The Quran does dictate that Muslims should not tolerate people preventing them from practicing their faith, and should do whatever is necessary to stop them from such interference. Remember, though, that the Quran classifies Christians as Muslims, and so gives Christians the same dictate. A great many professed Christians would be pleased to follow Muhammad’s dictate to overthrow, by violence if necessary, anyone who sought to suppress their faith. I think Jesus Himself would demand more caution as to means – “put away your sword” – but Christians are really not in a position to criticize Islam for this dictate. The Quran does not endorse the harming of innocent civilians, it expressly bans the killing of any believer including proper Jews and Christians, and it counsels mercy and giving even active oppressors a chance to reconsider and change their hearts.
Islam, then, is not inherently violent, and indeed is much less violent in general than the Old Testament. (The Wahhabi version of Islam backed globally with Saudi money is a different story; here I am speaking to Islam as authorized by The Book, not to that bloody-minded offshoot.) The problem with Islam is not inherent violence. Further, while it is unfortunate that the Quran is written against a background where slavery, including sexual slavery, was considered okay (though it indicates that freeing slaves is a good act of charity), I think we can put that in the context of the time and place it was written, and state that modern Muslims should know better.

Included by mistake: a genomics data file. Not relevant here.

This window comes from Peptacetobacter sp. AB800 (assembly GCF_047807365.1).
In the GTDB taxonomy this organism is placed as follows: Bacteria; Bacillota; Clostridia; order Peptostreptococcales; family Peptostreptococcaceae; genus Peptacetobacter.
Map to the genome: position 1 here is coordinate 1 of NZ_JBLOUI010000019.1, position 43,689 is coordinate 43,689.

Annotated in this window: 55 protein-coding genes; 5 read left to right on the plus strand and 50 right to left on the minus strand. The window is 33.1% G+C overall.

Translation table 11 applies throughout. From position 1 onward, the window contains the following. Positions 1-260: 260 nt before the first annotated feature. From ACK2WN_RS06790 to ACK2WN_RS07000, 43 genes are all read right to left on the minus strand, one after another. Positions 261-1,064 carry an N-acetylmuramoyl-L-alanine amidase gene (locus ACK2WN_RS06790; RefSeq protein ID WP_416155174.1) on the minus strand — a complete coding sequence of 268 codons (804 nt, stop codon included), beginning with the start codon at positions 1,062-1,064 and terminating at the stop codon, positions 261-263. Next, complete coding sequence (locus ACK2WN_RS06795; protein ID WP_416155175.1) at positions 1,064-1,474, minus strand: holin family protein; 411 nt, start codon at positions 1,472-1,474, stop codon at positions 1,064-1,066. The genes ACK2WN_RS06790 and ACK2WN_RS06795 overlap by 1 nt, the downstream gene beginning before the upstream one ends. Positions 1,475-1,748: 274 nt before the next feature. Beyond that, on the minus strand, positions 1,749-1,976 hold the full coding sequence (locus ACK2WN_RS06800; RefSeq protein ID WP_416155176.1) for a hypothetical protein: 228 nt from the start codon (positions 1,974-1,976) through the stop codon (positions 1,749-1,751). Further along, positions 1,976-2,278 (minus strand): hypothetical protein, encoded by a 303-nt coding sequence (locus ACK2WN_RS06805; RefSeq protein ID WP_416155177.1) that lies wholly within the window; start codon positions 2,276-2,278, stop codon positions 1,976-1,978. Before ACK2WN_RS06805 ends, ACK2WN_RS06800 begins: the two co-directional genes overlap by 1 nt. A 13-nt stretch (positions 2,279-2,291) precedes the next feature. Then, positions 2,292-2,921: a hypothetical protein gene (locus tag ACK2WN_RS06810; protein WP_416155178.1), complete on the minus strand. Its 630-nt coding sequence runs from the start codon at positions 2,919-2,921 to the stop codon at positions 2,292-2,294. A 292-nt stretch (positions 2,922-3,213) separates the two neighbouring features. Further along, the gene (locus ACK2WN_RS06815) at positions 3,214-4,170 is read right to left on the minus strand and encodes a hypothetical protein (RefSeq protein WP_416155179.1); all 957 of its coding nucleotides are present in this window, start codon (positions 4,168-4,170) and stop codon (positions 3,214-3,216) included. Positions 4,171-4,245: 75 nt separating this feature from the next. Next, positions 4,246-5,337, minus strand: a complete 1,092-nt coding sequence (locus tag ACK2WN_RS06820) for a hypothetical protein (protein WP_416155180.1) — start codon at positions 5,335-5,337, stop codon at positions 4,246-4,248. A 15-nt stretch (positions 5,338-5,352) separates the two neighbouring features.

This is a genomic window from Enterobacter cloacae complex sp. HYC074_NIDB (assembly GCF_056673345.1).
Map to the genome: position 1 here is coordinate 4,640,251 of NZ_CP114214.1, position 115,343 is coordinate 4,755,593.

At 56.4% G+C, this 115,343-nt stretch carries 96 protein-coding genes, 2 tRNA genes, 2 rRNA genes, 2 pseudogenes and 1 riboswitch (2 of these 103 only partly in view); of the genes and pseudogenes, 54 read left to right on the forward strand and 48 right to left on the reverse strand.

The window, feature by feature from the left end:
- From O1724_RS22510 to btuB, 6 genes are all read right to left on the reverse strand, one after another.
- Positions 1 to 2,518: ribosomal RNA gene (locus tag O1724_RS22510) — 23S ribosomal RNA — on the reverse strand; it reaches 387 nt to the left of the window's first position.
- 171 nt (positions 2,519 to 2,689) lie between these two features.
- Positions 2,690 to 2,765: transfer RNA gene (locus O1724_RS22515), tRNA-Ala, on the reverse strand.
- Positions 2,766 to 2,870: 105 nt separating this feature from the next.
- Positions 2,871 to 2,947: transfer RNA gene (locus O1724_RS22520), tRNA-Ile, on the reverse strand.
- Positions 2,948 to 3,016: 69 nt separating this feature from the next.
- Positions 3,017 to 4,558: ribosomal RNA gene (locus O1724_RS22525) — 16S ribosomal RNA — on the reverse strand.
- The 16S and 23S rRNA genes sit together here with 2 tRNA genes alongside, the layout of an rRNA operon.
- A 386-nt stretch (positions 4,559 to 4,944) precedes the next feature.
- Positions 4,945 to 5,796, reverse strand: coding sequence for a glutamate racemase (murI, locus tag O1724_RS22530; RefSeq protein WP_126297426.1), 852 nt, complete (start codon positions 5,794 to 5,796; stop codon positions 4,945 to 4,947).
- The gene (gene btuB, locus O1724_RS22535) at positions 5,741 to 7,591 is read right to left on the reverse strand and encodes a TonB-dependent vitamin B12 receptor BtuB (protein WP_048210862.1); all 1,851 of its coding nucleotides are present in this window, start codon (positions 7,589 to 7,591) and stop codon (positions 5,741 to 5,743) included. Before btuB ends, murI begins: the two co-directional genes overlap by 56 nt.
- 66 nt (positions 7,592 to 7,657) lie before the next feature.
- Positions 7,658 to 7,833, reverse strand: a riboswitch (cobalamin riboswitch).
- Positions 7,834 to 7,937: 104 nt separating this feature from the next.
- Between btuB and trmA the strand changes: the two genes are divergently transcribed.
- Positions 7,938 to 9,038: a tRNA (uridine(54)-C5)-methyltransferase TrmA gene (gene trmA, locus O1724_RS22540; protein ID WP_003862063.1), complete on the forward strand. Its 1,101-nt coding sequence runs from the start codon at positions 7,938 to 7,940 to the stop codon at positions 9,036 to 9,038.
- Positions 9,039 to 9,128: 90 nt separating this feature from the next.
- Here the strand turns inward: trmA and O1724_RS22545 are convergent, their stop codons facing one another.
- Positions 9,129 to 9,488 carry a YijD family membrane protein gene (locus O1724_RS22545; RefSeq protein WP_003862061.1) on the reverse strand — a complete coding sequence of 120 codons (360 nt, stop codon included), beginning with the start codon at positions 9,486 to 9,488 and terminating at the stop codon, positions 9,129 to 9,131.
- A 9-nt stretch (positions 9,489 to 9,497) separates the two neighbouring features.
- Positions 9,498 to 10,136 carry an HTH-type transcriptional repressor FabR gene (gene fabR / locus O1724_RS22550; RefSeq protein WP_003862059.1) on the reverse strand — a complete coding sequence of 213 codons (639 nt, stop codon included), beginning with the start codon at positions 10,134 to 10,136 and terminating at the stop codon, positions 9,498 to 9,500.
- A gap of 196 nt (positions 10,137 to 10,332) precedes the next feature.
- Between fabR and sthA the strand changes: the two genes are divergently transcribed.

The real problem with Islam is not these things, but rather is its vision of God. The Quran repeatedly states that people can only find salvation if Allah wills it, that Allah could will it for everyone if He chose, and that seeking salvation is hopeless if Allah does not feel like letting you get there. See, for example, Sura 6.110 through 6.112, 45.23, and 57.22. Further, the Quran, unlike the Bible, is very wrapped up in visions of hell, in which the damned are subjected to creative and very nasty tortures for ever and ever. This, we are told, is just, because the damned chose to stray from The Path. However, again, the damned can’t choose to stay on The Path unless Allah feels like it, so while they did wrong they did wrong under Allah’s supervision. Does that really merit infinite torture? This, to me, is a vision if a very large bully playing “why are you hitting yourself?” on an eternal scale, which I can’t believe is an accurate reflection of God.
The Quran instructs people to pray to and worship Allah several times a day, to never even consider setting up the idea of “helper gods”, to make the pilgrimage, to follow a few specific rules, and to practice charity, a notion that appears to fold in other broad concepts of honor, virtue and niceness. Charity and virtue, however, are not emphasized as being the core of what it is all about. Worshiping the Big Guy is, and realizing that He is the only one who can help you or hurt you is the key, and a great deal is made of the destruction of Sodom, Noah’s flood, the drowning if the Pharaoh’s army, etc. to emphasize that Allah will wipe out those who refuse to believe, along with then torturing them for eternity.